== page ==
The Nore is a sandbank at the mouth of the Thames Estuary, England. It marks the point where the River Thames meets the North Sea, roughly halfway between Havengore Creek in Essex and Warden Point in Kent.
Until 1964 it marked the seaward limit of the Port of London Authority. As the sandbank was a major hazard for shipping coming in and out of London, in 1732 it received the world's first lightship. This became a major landmark, and was used as an assembly point for shipping. Today it is marked by Sea Reach No. 1 Buoy.
The Nore gives its name to the anchorage, or open roadstead, used by the Royal Navy's North Sea Fleet, and to the RN Command based there. It was the site of a notorious mutiny in 1797.
Nore may refer to:
Nore, a sandbank in the Thames Estuary
- Nore Command a former major operational command of the Royal Navy
- Nore Mutiny by Royal Navy sailors in 1797
- River Nore, in Ireland
- Nore Township, Minnesota
- Nore (Norway), a village in Buskerud
- Nursu, Azerbaijan, formerly called Nore
- Nore, Sweden, a village in Gävleborg
- Pic de Nore, a mountain in the south of France
- N.O.R.E., a rapper formerly known as Noreaga
- Arne Nore (born 1946), Norewgian businessman
- N.O.R.E. (album) (1998), by Noreaga
Usage examples of "nore".
It was five nights later, in fact, that Will and Sam saw the ship again, after Biter had limped to the Nore and then been towed by dockyard pull boats up to Deptford.
With ponderous care, de Nore let Gorony pour wine from the cruet into his great, jewelled chalice, then blessed the water and added but a few drops.
Nore turned briefly to hand tray and cruets to the waiting Father Gorony, who took them back to the altar.
The mutinies at the Nore and Spithead had brought better conditions for the Navy and he had never heard any murmurs of discontent since then.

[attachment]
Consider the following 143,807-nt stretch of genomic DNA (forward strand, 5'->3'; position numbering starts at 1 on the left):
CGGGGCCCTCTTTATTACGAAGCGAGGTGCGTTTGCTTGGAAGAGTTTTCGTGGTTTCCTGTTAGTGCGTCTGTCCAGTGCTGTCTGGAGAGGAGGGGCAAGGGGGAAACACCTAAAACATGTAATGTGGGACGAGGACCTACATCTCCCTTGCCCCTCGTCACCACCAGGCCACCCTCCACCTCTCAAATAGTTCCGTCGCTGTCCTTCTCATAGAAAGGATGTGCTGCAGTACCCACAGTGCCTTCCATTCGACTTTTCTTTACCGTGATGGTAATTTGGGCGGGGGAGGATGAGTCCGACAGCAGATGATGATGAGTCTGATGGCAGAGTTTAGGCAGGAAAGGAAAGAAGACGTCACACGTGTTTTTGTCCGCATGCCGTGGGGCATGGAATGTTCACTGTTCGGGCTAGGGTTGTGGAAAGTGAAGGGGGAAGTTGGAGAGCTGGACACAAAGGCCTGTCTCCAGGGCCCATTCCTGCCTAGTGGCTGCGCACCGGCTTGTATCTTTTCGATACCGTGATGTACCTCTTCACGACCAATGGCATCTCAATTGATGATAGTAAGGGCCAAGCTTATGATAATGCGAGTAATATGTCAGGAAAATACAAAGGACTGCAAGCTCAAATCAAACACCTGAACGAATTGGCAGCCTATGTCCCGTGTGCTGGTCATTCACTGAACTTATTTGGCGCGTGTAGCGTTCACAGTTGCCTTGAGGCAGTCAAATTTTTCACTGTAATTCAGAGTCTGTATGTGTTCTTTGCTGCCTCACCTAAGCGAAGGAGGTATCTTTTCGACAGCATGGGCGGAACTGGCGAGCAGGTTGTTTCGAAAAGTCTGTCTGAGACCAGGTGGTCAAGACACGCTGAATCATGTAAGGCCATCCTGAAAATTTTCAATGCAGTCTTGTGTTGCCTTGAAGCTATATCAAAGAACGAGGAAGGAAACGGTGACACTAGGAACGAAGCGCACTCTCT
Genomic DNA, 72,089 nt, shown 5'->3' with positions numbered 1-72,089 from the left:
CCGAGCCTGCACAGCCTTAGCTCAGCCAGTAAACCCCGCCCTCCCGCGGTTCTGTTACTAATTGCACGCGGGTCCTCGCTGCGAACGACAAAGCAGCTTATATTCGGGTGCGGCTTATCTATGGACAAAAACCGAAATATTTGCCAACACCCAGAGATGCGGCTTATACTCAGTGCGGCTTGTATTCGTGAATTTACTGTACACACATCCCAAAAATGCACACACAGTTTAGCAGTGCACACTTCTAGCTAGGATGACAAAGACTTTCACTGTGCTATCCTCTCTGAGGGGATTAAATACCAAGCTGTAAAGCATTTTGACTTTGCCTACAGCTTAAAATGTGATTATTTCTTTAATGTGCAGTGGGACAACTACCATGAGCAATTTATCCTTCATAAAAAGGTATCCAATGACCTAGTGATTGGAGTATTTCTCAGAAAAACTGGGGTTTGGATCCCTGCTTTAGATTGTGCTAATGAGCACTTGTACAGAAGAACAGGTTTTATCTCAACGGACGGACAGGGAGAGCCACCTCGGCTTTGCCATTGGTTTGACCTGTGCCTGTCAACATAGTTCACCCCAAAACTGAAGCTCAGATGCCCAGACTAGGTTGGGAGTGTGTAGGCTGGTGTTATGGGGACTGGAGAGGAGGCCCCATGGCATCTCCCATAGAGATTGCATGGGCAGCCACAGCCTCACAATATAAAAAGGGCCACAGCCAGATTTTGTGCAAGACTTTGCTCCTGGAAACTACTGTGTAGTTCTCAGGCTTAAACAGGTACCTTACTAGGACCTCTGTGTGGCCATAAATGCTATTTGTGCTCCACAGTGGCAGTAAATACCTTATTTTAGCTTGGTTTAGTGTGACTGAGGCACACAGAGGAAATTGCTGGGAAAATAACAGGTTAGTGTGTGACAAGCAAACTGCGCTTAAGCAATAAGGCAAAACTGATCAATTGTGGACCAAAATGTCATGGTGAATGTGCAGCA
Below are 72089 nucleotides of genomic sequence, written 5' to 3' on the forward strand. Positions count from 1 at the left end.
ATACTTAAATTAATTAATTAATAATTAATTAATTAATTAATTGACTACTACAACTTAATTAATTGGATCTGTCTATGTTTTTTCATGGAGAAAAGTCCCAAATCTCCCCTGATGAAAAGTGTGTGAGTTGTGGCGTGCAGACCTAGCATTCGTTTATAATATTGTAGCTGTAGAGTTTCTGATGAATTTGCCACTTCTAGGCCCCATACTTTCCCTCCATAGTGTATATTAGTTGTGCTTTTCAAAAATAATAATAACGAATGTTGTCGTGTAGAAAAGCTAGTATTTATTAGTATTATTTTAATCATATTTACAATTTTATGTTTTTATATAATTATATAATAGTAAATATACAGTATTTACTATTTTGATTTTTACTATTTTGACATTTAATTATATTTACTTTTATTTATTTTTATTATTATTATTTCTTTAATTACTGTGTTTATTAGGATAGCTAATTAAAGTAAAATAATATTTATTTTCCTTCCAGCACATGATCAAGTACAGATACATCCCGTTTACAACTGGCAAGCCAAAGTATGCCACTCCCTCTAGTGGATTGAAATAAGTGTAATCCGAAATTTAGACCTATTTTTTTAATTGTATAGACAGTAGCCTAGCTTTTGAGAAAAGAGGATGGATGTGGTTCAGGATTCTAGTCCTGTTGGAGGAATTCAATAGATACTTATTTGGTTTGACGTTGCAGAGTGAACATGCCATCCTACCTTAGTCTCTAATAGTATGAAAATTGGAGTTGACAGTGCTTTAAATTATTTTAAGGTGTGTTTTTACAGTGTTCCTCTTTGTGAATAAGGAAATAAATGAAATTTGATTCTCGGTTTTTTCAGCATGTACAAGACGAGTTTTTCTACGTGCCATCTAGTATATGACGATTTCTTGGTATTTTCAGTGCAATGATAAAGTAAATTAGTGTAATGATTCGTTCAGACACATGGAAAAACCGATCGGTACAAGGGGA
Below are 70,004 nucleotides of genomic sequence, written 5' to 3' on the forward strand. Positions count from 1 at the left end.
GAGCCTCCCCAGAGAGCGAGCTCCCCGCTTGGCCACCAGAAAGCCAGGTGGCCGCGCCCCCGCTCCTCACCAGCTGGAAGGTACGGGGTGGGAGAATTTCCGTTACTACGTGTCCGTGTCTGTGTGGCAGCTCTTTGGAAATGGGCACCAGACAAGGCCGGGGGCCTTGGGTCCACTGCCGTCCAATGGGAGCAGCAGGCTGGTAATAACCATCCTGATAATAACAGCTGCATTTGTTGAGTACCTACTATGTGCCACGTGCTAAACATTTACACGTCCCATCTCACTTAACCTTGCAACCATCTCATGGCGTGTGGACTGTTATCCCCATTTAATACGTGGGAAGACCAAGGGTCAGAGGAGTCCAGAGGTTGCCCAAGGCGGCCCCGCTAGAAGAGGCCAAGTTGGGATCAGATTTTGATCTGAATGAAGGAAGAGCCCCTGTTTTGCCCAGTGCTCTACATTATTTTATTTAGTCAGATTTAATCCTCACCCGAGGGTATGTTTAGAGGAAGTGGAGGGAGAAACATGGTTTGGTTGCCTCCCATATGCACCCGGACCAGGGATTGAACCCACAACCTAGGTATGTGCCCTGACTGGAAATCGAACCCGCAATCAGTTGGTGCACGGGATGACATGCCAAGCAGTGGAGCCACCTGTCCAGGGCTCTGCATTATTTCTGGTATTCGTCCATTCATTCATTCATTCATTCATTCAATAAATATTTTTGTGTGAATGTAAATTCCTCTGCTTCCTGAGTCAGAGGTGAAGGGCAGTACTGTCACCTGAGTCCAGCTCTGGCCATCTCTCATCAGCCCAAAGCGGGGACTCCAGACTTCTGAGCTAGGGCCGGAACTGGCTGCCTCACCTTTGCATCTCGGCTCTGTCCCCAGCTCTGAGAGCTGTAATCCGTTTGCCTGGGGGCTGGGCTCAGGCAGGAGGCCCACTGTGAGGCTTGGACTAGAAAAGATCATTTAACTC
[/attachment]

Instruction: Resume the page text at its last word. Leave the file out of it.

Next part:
That is a great crowd of shipping lies at tha Nore and balow Grevesand.
In lonely lighthouses beyond the Nore, In English country houses crammed with Jews, Men still will study, spell, perpend and pore And read the Illustrated London News.
I gave her a felt pen that would write boldly and blackly on the photographic paper, and dictated the words for her, saying that this man had called at the house of Philip Nore posing as a tax assessor on Friday, November 27th.
The capstan turned, the fiddle squeaked, the temporary ladies hurried ashore, and the Nore light faded astern: the frigate stood for the North Foreland with a favourable tide and a quartering wind.
As they came out into the desolation of the scrap heaps, the last traces of fog had disappeared and a steady breeze came up the river, fresh and salty from the Nore.
But this was not all: even before the small bower was fished, the jib, forestaysail and foretopgallant had appeared and the frigate was moving faster and faster through the water, heading almost straight for the Nore light.